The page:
August 19, 2017

A 100 year Challenge to New Mexican Voice Readers

Posted on 02. Aug, 2011 by Stephan Helgesen in Economy, Politics, Social/Cultural

Will all this be forgotten in a hundred years? A century goes by one day at a time, all 36,525 of them (can’t forget the leap years).  In 2012, New Mexico will be celebrating 100 years of existence as America’s 47th state, and we’ve sure seen a lot of changes since we voted to join the other 46 in 1912.

Back then, most folks probably didn’t give a hoot or a whole lot of thought as to how we’d look in 2012. People were too busy focused on trying to eke out a living and avoid all the diseases and disasters that seemed to conspire against them.

Our roads were dirt (or mud). Our railroads brought us prosperity, goods and new people to settle the growing Land of Enchantment (though I’m sure for many enchantment wasn’t exactly what came to mind when they threw open the shutters of their windows and realized another back-breaking day of work lay ahead of them). Our schools were makeshift and our young people often labored alongside their parents on farms, ranches and in stores. Our churches were still gathering places to meet and ask the Lord’s blessing for our crops (and probably some rain). Tourism wasn’t yet an industry, but politics was fast becoming one.

A century later, we’re still facing many of the same challenges that our great grandparents’ faced like educating our children, finding work, getting enough rain, extracting minerals from our earth and trying to keep our politicians honest and responsive.  That’s not to say we haven’t made considerable progress. We have, but in many of those areas, the problems still linger. One of the biggest is planning for our future, and while 2012 is fast approaching, I don’t hear a drumbeat from anybody on what we want from our next 100 years.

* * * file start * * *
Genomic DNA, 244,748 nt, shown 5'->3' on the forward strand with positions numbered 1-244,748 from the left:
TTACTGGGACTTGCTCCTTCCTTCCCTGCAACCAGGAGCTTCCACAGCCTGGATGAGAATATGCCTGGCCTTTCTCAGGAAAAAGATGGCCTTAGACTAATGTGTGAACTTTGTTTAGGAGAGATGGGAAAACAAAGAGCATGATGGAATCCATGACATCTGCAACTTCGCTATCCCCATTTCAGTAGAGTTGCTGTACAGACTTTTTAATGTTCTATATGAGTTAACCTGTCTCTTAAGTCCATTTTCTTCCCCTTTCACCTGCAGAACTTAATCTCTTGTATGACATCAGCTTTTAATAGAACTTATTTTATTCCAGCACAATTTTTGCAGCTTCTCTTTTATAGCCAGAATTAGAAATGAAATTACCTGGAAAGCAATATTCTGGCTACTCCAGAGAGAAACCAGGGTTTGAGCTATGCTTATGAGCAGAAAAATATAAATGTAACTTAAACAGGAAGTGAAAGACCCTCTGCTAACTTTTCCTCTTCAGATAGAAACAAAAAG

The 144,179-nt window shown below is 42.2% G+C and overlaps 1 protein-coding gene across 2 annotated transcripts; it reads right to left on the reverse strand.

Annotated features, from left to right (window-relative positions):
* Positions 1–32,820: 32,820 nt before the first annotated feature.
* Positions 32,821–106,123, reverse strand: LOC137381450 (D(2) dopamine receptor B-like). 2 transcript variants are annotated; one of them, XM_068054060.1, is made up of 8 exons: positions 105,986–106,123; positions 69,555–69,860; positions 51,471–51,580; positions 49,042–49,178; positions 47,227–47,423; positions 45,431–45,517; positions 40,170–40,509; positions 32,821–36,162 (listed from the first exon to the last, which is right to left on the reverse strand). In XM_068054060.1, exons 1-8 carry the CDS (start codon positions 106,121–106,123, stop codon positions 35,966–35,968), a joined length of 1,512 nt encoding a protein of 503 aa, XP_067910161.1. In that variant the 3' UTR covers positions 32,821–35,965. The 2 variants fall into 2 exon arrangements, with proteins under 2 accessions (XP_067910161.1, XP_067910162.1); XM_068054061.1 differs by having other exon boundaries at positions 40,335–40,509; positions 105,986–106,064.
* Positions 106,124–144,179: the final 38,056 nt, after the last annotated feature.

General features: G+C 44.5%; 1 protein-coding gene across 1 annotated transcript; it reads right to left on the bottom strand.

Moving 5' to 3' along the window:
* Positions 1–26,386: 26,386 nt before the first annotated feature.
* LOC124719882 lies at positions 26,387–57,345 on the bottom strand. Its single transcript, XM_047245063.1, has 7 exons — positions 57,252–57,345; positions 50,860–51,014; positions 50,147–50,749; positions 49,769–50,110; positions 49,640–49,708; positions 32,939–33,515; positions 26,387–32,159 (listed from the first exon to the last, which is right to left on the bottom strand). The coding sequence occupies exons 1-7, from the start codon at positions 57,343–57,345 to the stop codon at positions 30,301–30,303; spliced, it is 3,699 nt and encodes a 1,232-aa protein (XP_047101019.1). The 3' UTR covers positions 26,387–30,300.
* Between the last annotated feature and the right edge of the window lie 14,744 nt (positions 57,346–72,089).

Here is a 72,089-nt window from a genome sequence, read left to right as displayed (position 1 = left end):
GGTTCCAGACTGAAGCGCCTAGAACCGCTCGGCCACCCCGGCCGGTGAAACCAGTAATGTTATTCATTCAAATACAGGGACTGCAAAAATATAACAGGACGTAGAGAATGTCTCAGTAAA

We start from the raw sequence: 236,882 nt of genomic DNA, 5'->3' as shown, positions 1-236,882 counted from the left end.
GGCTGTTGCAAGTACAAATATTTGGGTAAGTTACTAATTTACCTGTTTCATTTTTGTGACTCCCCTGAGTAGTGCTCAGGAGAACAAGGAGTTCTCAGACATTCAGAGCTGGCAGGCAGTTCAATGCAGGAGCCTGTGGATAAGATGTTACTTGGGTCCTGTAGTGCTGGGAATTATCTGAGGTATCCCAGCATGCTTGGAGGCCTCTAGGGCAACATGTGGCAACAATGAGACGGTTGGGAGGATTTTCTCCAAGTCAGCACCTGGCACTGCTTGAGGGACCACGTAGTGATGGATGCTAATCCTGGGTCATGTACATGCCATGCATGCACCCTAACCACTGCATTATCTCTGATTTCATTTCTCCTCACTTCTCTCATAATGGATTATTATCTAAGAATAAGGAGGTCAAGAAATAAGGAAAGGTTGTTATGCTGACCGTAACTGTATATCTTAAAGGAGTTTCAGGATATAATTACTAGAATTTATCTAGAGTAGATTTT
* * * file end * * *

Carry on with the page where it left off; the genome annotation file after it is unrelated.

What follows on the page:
Sure we have a Centennial website (www.nmcentennial.org) where New Mexicans can see what celebrations are planned for our birthday, but it’s more party planning than a constructive conversation on what we want to be when we ‘grow up.’ That troubles me, for if there ever was a time we needed a good plan, it’s now. The Governor’s website names her top four priorities for the future and that’s a good start, but it’s a far cry from a plan.

A plan for a state’s future needs to be crafted on the back of information and opinions gleaned from its citizens in town hall meetings and other gatherings and even from the internet.  It must be coupled with some good old fashioned prognostication that’s based on our strengths, weaknesses, our hopes and our dreams. We need to shift into high gear now and lay out today’s most pressing issues for all to see and comment on. Some of the really big ones are: land and water management, education, energy and our environment, our economy and the really really big one… how much government do we need and want going forward.

A friend of mine recently told me that life is moving too quickly for people to grasp. He said that New Mexicans need to stop and take a deep breath and count to ten and stop scurrying around like prairie dogs. They need to stop popping their heads up from their holes so much and spend more time down in the den thinking – about the things that matter. We ought to concentrate on how things will fit together and work 100 years from now and devote less time to worrying about how they’ll look.

That may sound like heresy in this very visual and often superficial world of ours, but the truth is we cannot really see our world with our eyes alone.  Sight is not the same thing as vision.  If our Centennial Committee would rather concentrate its efforts on the party, that’s okay with me as long as somebody higher up throws down the challenge to our communities and citizenry to start talking about New Mexico 2112.

We at the New Mexican Voice would like to make an offer to our readers.  We would like to hear your views and suggestions on what kind of New Mexico you want for the next 100 years.  Make your comments as long or as short as you wish, just mark them ‘100 Years’ at the top of your submission and send them to us at: editor@newmexicanvoice.com or by mail to: New Mexican Voice, 6565 America’s Parkway, Suite 200, Albuquerque, NM 87110.

Remember, good ideas never go out of style!

Stephan Helgesen, Editor/Publisher

Stephan J. Helgesen

 

 

 

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